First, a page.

Amblyopia Diagnosis and Treatment
Amblyopia is one of the leading causes of visual impairment in children, affecting approximately 2-3 out of 100 children. Amblyopia is a condition in which the coordination between the eye and the brain is disrupted. Although the affected eye may appear normal, the vision is compromised. Usually, amblyopic children develop the proper vision in one eye with problems with the other eye.
As a result, the brain starts to favor one eye’s image over the other instead of taking images from both eyes to form a 3D vision. Eventually, this can lead to reduced vision in the weaker eye, reducing speed with close-up tasks, including reading or computer tasks. Moreover, when the child uses only one eye, it can diminish their field of vision and reduce depth perception.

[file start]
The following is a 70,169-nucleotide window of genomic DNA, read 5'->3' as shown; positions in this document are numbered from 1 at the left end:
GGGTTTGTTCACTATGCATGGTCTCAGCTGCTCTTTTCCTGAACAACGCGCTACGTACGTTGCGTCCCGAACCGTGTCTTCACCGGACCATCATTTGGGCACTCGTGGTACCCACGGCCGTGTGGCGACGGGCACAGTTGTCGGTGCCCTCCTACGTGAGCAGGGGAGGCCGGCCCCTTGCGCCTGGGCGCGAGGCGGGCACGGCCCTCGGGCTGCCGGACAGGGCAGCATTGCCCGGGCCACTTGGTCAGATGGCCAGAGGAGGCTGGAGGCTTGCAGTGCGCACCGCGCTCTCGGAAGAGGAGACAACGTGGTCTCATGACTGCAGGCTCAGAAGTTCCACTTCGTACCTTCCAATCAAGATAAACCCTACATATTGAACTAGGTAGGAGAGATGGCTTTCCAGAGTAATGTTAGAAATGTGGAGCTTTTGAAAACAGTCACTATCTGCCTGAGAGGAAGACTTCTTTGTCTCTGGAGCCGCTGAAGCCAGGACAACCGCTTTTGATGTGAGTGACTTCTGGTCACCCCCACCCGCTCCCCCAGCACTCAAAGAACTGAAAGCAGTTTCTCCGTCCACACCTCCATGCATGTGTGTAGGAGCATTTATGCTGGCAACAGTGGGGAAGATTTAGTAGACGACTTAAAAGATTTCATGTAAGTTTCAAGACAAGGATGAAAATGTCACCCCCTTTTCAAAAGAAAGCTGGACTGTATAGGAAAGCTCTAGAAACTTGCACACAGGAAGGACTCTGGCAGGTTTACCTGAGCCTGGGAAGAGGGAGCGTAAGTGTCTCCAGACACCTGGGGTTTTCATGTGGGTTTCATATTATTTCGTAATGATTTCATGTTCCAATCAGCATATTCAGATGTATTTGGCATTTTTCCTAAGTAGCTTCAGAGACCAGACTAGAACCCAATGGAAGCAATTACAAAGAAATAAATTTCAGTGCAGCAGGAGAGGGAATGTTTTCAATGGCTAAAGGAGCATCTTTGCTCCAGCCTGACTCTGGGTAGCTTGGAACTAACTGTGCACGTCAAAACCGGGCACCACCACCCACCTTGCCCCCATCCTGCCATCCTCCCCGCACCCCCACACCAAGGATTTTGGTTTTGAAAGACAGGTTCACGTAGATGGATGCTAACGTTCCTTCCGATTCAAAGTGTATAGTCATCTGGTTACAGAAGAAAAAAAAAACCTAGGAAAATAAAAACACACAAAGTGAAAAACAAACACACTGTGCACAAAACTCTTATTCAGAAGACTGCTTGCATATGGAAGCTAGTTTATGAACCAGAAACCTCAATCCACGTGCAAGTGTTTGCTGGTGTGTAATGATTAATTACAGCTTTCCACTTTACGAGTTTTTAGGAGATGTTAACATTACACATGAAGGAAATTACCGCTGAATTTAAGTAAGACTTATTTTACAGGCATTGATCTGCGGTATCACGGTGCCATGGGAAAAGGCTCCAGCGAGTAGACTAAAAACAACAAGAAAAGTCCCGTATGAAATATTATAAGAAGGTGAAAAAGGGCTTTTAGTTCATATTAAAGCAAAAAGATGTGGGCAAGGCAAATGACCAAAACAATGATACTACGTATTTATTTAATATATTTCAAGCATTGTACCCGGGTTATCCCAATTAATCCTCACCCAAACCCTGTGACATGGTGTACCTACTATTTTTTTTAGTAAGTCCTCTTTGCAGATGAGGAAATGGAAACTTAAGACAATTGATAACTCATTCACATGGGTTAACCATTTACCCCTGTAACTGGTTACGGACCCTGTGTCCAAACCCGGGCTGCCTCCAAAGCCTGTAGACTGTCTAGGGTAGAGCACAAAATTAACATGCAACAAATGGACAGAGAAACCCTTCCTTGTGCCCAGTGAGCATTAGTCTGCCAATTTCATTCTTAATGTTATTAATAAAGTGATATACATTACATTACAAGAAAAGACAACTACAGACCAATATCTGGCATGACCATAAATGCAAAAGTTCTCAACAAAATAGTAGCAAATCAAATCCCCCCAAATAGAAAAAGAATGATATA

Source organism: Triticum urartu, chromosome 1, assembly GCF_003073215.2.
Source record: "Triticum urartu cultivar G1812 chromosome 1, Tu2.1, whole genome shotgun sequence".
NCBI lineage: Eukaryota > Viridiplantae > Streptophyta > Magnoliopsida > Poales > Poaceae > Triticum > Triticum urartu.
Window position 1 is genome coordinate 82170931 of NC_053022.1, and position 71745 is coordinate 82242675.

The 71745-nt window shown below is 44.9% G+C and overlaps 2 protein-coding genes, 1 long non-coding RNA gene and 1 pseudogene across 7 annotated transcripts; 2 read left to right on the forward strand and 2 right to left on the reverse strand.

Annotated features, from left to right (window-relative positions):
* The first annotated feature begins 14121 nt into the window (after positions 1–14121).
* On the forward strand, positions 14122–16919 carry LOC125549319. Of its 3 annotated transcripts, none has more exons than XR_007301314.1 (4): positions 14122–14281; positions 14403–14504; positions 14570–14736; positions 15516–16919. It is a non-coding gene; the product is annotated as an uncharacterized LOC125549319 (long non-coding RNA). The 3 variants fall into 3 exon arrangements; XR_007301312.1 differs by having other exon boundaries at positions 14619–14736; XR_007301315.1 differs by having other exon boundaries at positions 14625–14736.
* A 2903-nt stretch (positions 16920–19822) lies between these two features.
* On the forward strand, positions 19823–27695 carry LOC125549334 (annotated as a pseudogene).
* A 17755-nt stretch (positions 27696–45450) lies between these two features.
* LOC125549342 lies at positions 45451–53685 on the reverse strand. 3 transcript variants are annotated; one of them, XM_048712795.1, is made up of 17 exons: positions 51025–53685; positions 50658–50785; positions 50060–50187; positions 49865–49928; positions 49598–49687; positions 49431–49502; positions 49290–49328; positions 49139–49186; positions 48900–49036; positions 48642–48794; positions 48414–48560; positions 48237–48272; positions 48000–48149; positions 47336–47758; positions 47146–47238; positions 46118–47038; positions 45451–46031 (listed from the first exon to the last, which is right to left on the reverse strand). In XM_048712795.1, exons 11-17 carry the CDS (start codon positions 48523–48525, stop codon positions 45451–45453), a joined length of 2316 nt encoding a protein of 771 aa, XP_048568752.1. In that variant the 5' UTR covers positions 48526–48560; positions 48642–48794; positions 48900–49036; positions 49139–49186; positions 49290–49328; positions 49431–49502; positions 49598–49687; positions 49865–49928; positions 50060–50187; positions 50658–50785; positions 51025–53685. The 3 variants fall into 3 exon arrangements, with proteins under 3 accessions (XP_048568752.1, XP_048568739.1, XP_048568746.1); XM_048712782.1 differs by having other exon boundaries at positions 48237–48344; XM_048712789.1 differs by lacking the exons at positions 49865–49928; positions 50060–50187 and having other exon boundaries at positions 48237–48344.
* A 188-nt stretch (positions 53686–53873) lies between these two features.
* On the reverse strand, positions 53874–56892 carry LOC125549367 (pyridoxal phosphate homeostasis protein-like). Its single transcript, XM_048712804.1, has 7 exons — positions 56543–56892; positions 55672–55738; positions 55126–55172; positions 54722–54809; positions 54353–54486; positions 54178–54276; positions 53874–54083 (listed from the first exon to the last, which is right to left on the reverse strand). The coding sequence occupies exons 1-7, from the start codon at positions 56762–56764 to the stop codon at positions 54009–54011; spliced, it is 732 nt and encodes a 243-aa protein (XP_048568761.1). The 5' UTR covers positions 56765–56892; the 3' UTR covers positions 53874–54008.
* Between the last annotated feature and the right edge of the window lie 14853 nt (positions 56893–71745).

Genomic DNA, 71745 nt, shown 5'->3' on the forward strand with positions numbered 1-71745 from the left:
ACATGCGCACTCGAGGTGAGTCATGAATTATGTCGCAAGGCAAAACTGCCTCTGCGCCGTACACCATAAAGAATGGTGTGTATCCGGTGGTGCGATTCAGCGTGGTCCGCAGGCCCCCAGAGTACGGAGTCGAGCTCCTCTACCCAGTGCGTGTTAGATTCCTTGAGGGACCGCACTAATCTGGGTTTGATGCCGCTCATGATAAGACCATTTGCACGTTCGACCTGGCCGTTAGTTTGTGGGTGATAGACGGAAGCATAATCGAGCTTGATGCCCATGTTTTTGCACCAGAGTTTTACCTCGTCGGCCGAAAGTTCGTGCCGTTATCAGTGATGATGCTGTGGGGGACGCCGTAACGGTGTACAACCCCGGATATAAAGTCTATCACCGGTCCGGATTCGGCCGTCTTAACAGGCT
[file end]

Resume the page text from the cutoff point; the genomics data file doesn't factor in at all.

Diagnosis and Treatment
An amblyopic child is likely to trip over or bump into things frequently. Their academic and overall physical performance may also decline significantly. In many cases, the child may not complain about vision problems. Some warning signs include frequent squinting, crossed eyes, or head tilting for better vision. Regular eye screenings are a simple way to diagnose this problem. Treatment for amblyopia is typically focused on forcing the brain to acknowledge the images formed by the weaker eye so that its vision grows stronger. Treatments for amblyopia include:
- Prescription glasses
- Eye patch for the unaffected eye
- Atropine drops
- Surgery (usually the last resort)
Early diagnosis and treatment a must
Children achieve visual maturity by the age of eight. After that, it could difficult to treat amblyopia. Therefore, it’s best to diagnose and treat the condition as early as possible. The earlier the treatment for amblyopia starts, the higher the chances of improving vision and avoiding permanent vision loss.
Amblyopia is a serious vision condition that needs immediate attention.